More than 100 workers and people from labor-related groups held a rally in front of the Council of Labor Affairs (CLA) on the eve of Father’s Day yesterday morning to protest against what they say are inordinately long working hours.
Holding handmade signs with messages such as “I work such long hours that I can’t see my children when they’re awake” and “I’m so tired from work that I don’t have the energy to raise children,” protesters shouted: “Abolish article 84-1” and “Against working inordinately long hours.”
The protesters said an increasing number of deaths from overwork were occurring in Taiwan because of the amended Article 84-1 of the Labor Standards Law (勞工基準法).
Photo: Lo Pei-der, Taipei Times
Article 84-1 states that the working conditions for certain jobs can be established through labor and capital negotiations, which excludes them from other articles that regulate maximum working hours, overtime hours and minimum holidays.
Most of the workers gathered yesterday were from the security sector and the electronics, electrical and information technology industries in Hsinchu.
The Hsinchu area’s Security Service Industry Trade Union chairperson Lo Chen-kun (羅振昆) said several employers did not hire enough security personnel, so much so that two security workers had to work 12-hour shifts instead of three workers doing eight-hour shifts.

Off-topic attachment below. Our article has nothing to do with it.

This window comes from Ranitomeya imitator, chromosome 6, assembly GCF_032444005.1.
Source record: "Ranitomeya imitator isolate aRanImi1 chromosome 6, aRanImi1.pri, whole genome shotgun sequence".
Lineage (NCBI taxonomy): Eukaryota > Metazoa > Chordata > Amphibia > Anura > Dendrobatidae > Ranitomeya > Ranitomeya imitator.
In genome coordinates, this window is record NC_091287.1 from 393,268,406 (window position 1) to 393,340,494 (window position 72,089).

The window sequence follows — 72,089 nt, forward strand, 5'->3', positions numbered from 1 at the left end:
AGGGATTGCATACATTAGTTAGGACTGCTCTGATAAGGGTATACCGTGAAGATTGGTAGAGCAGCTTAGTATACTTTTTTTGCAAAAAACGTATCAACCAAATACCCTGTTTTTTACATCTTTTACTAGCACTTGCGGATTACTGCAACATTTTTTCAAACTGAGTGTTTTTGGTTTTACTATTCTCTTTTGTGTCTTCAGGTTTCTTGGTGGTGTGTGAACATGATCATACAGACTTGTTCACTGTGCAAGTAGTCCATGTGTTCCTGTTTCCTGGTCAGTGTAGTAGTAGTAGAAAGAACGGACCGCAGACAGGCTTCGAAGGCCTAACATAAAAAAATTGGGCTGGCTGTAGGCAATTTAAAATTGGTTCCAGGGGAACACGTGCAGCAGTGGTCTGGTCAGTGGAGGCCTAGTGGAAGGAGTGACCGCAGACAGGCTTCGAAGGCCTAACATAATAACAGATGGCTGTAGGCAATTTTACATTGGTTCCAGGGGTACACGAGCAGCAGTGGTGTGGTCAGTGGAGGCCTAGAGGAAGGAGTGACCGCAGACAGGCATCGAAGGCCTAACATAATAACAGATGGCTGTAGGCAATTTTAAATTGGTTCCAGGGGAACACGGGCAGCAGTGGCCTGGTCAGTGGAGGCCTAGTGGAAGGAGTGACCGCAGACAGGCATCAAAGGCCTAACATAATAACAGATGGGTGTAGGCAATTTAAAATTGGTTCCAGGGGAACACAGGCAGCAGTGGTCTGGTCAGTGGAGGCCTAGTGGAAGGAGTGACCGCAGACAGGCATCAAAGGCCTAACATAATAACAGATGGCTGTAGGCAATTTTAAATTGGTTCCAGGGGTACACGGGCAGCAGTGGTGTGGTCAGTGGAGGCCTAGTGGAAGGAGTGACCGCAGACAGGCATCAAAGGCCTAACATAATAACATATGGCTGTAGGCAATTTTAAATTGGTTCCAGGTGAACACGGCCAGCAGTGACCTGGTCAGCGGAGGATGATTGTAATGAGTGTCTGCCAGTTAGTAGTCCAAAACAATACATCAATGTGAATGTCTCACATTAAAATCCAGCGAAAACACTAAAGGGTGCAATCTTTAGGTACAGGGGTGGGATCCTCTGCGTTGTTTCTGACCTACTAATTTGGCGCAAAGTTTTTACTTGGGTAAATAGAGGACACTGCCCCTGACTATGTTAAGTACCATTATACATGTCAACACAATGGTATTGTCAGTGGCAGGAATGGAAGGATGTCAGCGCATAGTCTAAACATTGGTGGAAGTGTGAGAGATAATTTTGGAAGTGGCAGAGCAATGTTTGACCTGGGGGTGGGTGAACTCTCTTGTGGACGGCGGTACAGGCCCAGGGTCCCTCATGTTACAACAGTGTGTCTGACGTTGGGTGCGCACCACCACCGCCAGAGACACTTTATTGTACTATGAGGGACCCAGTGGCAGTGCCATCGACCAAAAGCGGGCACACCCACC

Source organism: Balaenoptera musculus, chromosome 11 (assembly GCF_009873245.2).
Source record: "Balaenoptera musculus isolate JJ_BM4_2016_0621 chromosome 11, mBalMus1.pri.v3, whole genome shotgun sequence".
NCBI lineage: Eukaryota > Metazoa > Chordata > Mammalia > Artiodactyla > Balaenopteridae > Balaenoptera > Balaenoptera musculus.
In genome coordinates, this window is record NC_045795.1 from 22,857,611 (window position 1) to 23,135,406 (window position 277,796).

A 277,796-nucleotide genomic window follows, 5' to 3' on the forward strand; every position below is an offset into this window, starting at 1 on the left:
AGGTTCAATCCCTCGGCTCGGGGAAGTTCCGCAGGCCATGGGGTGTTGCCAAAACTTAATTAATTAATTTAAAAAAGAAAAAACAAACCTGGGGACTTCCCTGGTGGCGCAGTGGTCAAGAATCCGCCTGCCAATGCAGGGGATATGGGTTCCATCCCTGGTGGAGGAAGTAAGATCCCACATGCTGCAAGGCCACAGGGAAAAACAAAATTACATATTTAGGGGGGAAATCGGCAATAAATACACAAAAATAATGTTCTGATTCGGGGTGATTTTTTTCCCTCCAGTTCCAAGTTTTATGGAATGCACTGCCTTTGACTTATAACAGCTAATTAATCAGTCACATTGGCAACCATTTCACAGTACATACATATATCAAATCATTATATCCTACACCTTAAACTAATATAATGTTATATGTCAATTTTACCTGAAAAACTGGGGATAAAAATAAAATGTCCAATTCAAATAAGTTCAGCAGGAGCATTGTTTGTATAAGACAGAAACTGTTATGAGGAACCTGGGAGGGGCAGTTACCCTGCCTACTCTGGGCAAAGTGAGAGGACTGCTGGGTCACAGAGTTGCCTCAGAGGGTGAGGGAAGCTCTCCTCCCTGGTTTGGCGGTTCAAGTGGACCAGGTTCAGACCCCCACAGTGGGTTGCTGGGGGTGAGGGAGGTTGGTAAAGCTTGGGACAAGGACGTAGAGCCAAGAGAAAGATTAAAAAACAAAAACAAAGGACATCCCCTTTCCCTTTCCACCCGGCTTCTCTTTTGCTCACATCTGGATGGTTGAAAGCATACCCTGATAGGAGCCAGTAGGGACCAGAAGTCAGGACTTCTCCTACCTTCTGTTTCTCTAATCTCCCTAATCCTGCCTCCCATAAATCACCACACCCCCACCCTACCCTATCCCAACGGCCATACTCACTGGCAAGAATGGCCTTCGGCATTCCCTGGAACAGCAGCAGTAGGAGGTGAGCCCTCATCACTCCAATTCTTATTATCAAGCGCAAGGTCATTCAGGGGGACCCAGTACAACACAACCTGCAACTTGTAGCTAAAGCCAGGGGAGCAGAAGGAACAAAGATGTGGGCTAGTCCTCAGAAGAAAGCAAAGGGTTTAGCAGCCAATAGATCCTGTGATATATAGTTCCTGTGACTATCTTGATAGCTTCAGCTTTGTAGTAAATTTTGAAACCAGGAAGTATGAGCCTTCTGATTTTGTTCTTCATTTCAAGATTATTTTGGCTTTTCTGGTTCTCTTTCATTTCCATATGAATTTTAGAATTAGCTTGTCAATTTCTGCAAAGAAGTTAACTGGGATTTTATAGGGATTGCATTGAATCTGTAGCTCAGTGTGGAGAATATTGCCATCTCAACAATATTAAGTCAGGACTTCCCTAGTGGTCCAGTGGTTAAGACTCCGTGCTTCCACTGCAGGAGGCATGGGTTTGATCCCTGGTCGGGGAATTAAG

Lo said that although the government had suggested that the maximum monthly working hours for the security sector be set at between 240 and 288 hours, such employees continued to work an average of more than 312 hours a month without overtime pay and with very few rest days.
A worker in his 40s surnamed Lo (羅), who has worked in private security for about a decade, said he worked an average of 12 to 15 hours per day, which meant he could only see his children once a week.
On one occasion, he worked 372 hours in one month, he said.
“Tomorrow is Father’s Day, but I won’t be happy at all,” he said. “Do you think I have any quality of life?”
Trade Union of the Electrical, Electronic and Information Technology Industries chairperson Liang Jui-fang (梁瑞芳) said the employers clearly stated in the labor contract that they applied what is known as the job responsibility system, under which no overtime pay is provided even if employees work inordinately long hours.
Many engineers died on their way to work or at home because of long working hours and excess stress, Liang said.
The protesters prayed for workers who have died from overwork and burned “ghost money” in front of the council’s headquarters. They then presented a pig liver, symbolizing a worker’s ailing liver from overwork, to CLA Department of Labor Standards section chief Huang Wei-shen (黃維深), along with their petition to demand better-protected working conditions.
The protesters shouted their demands as they paraded through the streets of Taipei.
In response, the council said in a press release that it would enforce stricter inspections on labor conditions.
The council also launched a special project, in collaboration with local governments, to conduct a nationwide large-scale inspection of about 10,000 cases, it said.
“Working conditions where employers are unwilling to pay overtime and where workers work inordinately long working hours will be prioritized by the Council when carrying out inspections, and violations can lead to fines of up to NT$30,000,” Huang said.
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